Seven myths about bisexuality that are totally trash
Let’s bust some harmful stereotypes for bisexuality awareness week
Written by Jamie J. LeClaire
If there is one thing I’m tired of (well it’s a lot of things) it’s ALL of the crappy stereotypes, myths and misconceptions that exist about bisexual people. Bisexuality is a valid sexual identity, yet it’s one that gets called into question the most, one of the ones that most often gets erased from the queer community and the one that is proven to suffer higher rates of depression and other disparities. These disparities are often a direct result of the impact of harmful narratives perpetuated about bisexual people by the general public and from within queer communities themselves.
Some of these you may already know are completely false, some of them you may still believe yourself. By the end of this article, hopefully you’ll understand why all of these are total myths, and how harmful they can become when turned into jokes and stereotypes.
Myth 1: Bisexuality is “just a phase”
There is a narrative often perpetuated about bisexuality itself: that it is simply a phase. There are countless examples of this in pop culture. For example: when a woman's bisexuality is reduced to a phase in her college years, with the person ultimately living a cisheterormative life and marrying a man. For men, bisexuality is often only ever seen as a stepping stone to coming out as gay
. Both are ridiculous assumptions that rest on the idea that we eventually “have to choose” and that keep so many bisexual people in the closet about their bisexuality.
Myth 2: Sexuality is never allowed to evolve
While bisexuality must be seen as a valid sexual orientation and not just a phase, it’s also important to note that sexuality can evolve. People can feel attracted to one gender most of their life and then begin to develop an attraction to another. Many bisexual people used to be gay, many gay people used to be bisexual. Maybe someone's attraction for a different gender only lasts for a short while. Sexual attraction has no hard and fast rules and many bisexual people are bisexual in part due to their attraction to a person, not a specific gender.
Myth 3: Bisexual women are faking it for attention
Wow, if this isn’t an outdated narrative. Similar to men thinking all women dress up and put on makeup to impress them (they actually do it for each other and because it feels good) this narrative just further perpetuates the male gaze and the idea that all women's sexuality and sexual expression is meant for the consumption of cisgender men. It’s 2020 for goodness sake's. We can do better.
Myth 4: Bisexual people can’t commit
The idea that bisexual people being promiscuous and more likely to cheat has been around for as long as I can remember. There’s this idea (stemming from jealousy and ignorance) that bisexual people will never be satisfied by being with one gender for potentially the rest of their lives. Fact: Bisexual people are actually no more likely to cheat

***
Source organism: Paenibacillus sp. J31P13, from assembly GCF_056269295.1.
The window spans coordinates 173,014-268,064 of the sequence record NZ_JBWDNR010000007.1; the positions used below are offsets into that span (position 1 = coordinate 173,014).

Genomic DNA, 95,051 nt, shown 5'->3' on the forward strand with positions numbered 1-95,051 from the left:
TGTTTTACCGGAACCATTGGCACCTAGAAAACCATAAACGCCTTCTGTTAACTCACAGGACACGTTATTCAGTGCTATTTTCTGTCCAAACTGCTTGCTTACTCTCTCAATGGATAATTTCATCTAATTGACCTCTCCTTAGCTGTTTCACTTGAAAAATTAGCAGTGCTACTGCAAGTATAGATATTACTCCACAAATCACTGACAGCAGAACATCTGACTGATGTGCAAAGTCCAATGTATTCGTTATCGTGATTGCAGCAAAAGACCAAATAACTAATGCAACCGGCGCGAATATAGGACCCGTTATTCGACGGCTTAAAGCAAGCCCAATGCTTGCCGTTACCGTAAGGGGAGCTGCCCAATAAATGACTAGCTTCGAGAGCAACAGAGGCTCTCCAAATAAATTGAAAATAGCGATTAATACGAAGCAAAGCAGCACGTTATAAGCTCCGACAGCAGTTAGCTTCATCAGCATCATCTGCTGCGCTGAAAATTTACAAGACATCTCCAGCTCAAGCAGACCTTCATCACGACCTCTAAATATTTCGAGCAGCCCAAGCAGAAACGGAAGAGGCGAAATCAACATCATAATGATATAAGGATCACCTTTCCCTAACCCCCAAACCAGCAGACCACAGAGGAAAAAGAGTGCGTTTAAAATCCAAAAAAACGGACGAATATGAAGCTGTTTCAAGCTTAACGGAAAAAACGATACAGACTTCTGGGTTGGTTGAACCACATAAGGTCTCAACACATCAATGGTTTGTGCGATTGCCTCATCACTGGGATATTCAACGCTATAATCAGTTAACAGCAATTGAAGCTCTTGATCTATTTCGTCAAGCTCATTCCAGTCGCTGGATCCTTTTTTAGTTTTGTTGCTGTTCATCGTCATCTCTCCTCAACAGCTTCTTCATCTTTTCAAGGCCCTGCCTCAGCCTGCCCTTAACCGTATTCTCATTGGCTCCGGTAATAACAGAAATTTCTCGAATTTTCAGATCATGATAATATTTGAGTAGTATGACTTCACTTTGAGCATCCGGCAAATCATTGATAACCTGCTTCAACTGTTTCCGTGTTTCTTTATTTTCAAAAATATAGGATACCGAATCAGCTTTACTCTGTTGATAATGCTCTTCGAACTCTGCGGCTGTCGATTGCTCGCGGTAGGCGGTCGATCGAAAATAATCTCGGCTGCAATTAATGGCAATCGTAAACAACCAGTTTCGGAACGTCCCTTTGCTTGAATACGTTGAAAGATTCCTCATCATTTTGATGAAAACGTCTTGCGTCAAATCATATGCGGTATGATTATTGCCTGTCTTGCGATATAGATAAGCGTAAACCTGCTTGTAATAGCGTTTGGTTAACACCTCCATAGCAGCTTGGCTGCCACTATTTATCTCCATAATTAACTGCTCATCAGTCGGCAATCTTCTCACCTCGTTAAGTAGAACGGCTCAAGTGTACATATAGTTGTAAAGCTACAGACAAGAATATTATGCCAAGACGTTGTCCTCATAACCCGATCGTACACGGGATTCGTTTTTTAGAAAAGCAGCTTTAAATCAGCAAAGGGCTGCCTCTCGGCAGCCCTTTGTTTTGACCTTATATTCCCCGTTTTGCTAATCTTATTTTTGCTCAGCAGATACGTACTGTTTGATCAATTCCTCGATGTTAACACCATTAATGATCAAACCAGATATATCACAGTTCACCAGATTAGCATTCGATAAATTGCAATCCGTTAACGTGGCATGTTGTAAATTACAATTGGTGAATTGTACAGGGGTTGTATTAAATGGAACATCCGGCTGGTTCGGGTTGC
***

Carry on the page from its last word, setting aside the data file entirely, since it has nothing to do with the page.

than the general population.
Myth 5: Bisexual people all want to be a part of a threesome
Listen, couples, we get it, you want to try opening up your relationship. But you just can’t assume every bisexual is interested in threesomes! It’s a pretty wild leap to make if you ask me. Unless a person on a dating app mentions they are looking for threesomes, or have the unicorn emoji
, it’s best not to approach bisexual folks looking for one. Many times, if someone is interested, they will have it somewhere in their bio that they are explicitly NOT looking to be approached by couples, which should tell you all you need to know about how often it happens and how weird it is.
Myth 6: Bisexuality is half gay and half straight
Nope, we’re 100% bisexual! This kind of language is outdated and invalidating. It leads people to asking questions like “which do you prefer,” or “who do you think you’ll end up with,” trying desperately to find a preference, which is invasive and harmful. Reducing someone's sexual attraction to rigid unmoving percentages and preferences is useless and limiting and can lead to all sorts of emotional trauma.
Myth 7: You’re not truly bi if you’ve only been with one gender
Our sexual orientation and attraction can manifest without actual in-person sexual exchanges. Our actions, our past relationships or sexual experiences, they do not define our sexuality, we do. We don’t need to prove our queerness, although we are often made to feel like it, both by straight people and gay and lesbian people alike. This keeps people feeling left out of the queer community and feeling ostracized by straight folks as well, which has real, long-term mental and physical health damages.
The bottom line
It’s these narratives that keep people in the closet, it’s these biases that keep queer people from getting the sex education they need, it’s these attitudes that contribute to the truly alarming rates of depression and anxiety. They need to go, and it’s up to us to make sure we don’t continue them. Call people out when you hear them making biphobic jokes or assumptions, watch positive depictions of bisexual characters in media and support and validate your bisexual friends and family members!